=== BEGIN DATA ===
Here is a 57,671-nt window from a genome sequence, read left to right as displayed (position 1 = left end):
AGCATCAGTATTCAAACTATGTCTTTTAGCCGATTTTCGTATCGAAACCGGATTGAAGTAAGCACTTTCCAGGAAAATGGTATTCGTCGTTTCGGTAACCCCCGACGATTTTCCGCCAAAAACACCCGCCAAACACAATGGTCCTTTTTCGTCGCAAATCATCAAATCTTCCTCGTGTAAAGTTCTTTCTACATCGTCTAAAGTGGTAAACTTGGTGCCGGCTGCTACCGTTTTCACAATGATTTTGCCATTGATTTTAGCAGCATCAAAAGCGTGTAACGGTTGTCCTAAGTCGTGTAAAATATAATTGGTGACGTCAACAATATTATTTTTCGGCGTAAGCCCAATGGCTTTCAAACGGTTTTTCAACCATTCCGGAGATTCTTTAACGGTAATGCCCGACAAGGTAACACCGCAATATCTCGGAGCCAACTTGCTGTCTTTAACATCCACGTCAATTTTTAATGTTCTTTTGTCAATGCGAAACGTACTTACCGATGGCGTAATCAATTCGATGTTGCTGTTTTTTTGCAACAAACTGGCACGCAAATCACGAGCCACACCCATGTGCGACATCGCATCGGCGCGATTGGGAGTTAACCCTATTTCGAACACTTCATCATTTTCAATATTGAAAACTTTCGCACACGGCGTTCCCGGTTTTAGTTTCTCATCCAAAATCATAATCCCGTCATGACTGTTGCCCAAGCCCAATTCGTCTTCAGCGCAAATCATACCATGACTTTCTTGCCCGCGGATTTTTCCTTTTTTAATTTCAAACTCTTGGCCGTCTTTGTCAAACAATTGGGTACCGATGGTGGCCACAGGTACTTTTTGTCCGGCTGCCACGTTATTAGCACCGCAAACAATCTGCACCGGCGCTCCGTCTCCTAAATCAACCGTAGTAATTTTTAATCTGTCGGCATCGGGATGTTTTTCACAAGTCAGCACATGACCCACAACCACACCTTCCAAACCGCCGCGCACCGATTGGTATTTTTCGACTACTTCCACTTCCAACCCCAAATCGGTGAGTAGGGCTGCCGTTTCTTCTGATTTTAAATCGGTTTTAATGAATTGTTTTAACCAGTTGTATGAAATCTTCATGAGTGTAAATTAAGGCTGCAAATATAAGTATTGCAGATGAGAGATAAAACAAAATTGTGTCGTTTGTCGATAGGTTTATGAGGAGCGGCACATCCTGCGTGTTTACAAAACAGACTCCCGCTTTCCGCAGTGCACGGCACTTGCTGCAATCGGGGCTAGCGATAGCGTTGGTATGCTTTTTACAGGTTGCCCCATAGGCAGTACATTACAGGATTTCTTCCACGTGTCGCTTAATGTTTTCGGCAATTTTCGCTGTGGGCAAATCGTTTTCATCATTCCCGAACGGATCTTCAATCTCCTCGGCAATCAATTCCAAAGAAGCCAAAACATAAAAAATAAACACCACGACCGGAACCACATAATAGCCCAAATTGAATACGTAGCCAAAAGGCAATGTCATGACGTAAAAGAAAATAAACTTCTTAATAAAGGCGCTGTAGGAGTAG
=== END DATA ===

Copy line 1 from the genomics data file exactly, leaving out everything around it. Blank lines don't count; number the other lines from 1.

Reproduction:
Here is a 57,671-nt window from a genome sequence, read left to right as displayed (position 1 = left end):